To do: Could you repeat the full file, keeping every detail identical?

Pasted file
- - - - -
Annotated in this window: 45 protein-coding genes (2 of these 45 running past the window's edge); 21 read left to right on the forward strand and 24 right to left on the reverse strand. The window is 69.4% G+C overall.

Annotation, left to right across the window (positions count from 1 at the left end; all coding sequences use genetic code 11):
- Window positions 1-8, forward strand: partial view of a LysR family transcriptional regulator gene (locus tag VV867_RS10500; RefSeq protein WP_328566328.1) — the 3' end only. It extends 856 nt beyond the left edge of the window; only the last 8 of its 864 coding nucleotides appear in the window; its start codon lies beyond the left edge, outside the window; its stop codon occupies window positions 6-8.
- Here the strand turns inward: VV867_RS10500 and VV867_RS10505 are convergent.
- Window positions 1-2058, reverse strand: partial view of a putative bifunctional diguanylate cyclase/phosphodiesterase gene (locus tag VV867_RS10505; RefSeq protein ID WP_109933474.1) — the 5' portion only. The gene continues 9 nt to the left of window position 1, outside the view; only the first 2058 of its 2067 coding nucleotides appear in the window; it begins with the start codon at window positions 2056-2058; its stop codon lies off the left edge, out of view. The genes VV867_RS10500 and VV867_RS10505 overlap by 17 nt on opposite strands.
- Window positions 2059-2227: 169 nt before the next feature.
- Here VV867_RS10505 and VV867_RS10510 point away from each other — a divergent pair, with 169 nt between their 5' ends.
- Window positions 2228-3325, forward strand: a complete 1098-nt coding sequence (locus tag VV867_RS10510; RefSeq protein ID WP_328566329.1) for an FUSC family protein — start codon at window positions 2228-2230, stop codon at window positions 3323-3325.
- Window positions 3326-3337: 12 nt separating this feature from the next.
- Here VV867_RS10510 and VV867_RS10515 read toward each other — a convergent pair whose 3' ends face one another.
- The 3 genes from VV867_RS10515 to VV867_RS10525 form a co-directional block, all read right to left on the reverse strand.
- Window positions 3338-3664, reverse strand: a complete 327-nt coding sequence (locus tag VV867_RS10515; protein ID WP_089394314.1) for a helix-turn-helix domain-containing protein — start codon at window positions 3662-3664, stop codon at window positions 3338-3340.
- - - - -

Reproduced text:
Annotated in this window: 45 protein-coding genes (2 of these 45 running past the window's edge); 21 read left to right on the forward strand and 24 right to left on the reverse strand. The window is 69.4% G+C overall.

Annotation, left to right across the window (positions count from 1 at the left end; all coding sequences use genetic code 11):
- Window positions 1-8, forward strand: partial view of a LysR family transcriptional regulator gene (locus tag VV867_RS10500; RefSeq protein WP_328566328.1) — the 3' end only. It extends 856 nt beyond the left edge of the window; only the last 8 of its 864 coding nucleotides appear in the window; its start codon lies beyond the left edge, outside the window; its stop codon occupies window positions 6-8.
- Here the strand turns inward: VV867_RS10500 and VV867_RS10505 are convergent.
- Window positions 1-2058, reverse strand: partial view of a putative bifunctional diguanylate cyclase/phosphodiesterase gene (locus tag VV867_RS10505; RefSeq protein ID WP_109933474.1) — the 5' portion only. The gene continues 9 nt to the left of window position 1, outside the view; only the first 2058 of its 2067 coding nucleotides appear in the window; it begins with the start codon at window positions 2056-2058; its stop codon lies off the left edge, out of view. The genes VV867_RS10500 and VV867_RS10505 overlap by 17 nt on opposite strands.
- Window positions 2059-2227: 169 nt before the next feature.
- Here VV867_RS10505 and VV867_RS10510 point away from each other — a divergent pair, with 169 nt between their 5' ends.
- Window positions 2228-3325, forward strand: a complete 1098-nt coding sequence (locus tag VV867_RS10510; RefSeq protein ID WP_328566329.1) for an FUSC family protein — start codon at window positions 2228-2230, stop codon at window positions 3323-3325.
- Window positions 3326-3337: 12 nt separating this feature from the next.
- Here VV867_RS10510 and VV867_RS10515 read toward each other — a convergent pair whose 3' ends face one another.
- The 3 genes from VV867_RS10515 to VV867_RS10525 form a co-directional block, all read right to left on the reverse strand.
- Window positions 3338-3664, reverse strand: a complete 327-nt coding sequence (locus tag VV867_RS10515; protein ID WP_089394314.1) for a helix-turn-helix domain-containing protein — start codon at window positions 3662-3664, stop codon at window positions 3338-3340.